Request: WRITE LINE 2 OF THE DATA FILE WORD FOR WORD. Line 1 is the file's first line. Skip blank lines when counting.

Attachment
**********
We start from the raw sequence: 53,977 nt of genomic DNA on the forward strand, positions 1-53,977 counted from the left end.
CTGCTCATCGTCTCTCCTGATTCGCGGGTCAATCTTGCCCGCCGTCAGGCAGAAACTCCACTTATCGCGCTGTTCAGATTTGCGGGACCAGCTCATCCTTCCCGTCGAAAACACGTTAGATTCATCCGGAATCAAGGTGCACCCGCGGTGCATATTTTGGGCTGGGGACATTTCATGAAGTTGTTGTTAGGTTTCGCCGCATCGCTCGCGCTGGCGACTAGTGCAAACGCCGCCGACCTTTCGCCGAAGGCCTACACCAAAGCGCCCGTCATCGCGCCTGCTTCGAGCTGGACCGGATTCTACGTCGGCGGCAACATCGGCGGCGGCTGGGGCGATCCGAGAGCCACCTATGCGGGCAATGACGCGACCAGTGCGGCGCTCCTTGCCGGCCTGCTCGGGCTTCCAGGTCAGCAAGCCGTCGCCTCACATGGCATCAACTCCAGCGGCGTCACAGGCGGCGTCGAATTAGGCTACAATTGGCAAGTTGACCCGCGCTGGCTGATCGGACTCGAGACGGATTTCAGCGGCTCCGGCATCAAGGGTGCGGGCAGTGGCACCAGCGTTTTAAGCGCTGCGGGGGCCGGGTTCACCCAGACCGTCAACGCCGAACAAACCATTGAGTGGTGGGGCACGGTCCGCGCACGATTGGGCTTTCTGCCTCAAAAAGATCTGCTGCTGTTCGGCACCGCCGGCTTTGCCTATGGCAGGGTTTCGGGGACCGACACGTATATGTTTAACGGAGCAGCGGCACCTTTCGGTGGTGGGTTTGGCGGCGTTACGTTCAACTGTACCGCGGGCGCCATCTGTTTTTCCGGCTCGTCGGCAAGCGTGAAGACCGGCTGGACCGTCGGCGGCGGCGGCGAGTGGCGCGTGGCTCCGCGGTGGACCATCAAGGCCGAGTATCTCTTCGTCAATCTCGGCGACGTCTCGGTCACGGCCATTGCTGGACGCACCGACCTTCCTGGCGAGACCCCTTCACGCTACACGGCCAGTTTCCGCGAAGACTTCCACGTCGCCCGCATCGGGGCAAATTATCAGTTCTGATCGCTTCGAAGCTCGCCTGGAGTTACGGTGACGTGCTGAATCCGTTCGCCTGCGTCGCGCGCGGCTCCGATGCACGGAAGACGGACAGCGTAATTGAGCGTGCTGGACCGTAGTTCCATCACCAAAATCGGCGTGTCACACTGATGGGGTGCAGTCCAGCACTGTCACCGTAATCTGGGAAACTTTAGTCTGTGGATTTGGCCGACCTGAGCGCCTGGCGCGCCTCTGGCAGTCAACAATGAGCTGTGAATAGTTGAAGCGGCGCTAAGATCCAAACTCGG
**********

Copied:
CTGCTCATCGTCTCTCCTGATTCGCGGGTCAATCTTGCCCGCCGTCAGGCAGAAACTCCACTTATCGCGCTGTTCAGATTTGCGGGACCAGCTCATCCTTCCCGTCGAAAACACGTTAGATTCATCCGGAATCAAGGTGCACCCGCGGTGCATATTTTGGGCTGGGGACATTTCATGAAGTTGTTGTTAGGTTTCGCCGCATCGCTCGCGCTGGCGACTAGTGCAAACGCCGCCGACCTTTCGCCGAAGGCCTACACCAAAGCGCCCGTCATCGCGCCTGCTTCGAGCTGGACCGGATTCTACGTCGGCGGCAACATCGGCGGCGGCTGGGGCGATCCGAGAGCCACCTATGCGGGCAATGACGCGACCAGTGCGGCGCTCCTTGCCGGCCTGCTCGGGCTTCCAGGTCAGCAAGCCGTCGCCTCACATGGCATCAACTCCAGCGGCGTCACAGGCGGCGTCGAATTAGGCTACAATTGGCAAGTTGACCCGCGCTGGCTGATCGGACTCGAGACGGATTTCAGCGGCTCCGGCATCAAGGGTGCGGGCAGTGGCACCAGCGTTTTAAGCGCTGCGGGGGCCGGGTTCACCCAGACCGTCAACGCCGAACAAACCATTGAGTGGTGGGGCACGGTCCGCGCACGATTGGGCTTTCTGCCTCAAAAAGATCTGCTGCTGTTCGGCACCGCCGGCTTTGCCTATGGCAGGGTTTCGGGGACCGACACGTATATGTTTAACGGAGCAGCGGCACCTTTCGGTGGTGGGTTTGGCGGCGTTACGTTCAACTGTACCGCGGGCGCCATCTGTTTTTCCGGCTCGTCGGCAAGCGTGAAGACCGGCTGGACCGTCGGCGGCGGCGGCGAGTGGCGCGTGGCTCCGCGGTGGACCATCAAGGCCGAGTATCTCTTCGTCAATCTCGGCGACGTCTCGGTCACGGCCATTGCTGGACGCACCGACCTTCCTGGCGAGACCCCTTCACGCTACACGGCCAGTTTCCGCGAAGACTTCCACGTCGCCCGCATCGGGGCAAATTATCAGTTCTGATCGCTTCGAAGCTCGCCTGGAGTTACGGTGACGTGCTGAATCCGTTCGCCTGCGTCGCGCGCGGCTCCGATGCACGGAAGACGGACAGCGTAATTGAGCGTGCTGGACCGTAGTTCCATCACCAAAATCGGCGTGTCACACTGATGGGGTGCAGTCCAGCACTGTCACCGTAATCTGGGAAACTTTAGTCTGTGGATTTGGCCGACCTGAGCGCCTGGCGCGCCTCTGGCAGTCAACAATGAGCTGTGAATAGTTGAAGCGGCGCTAAGATCCAAACTCGG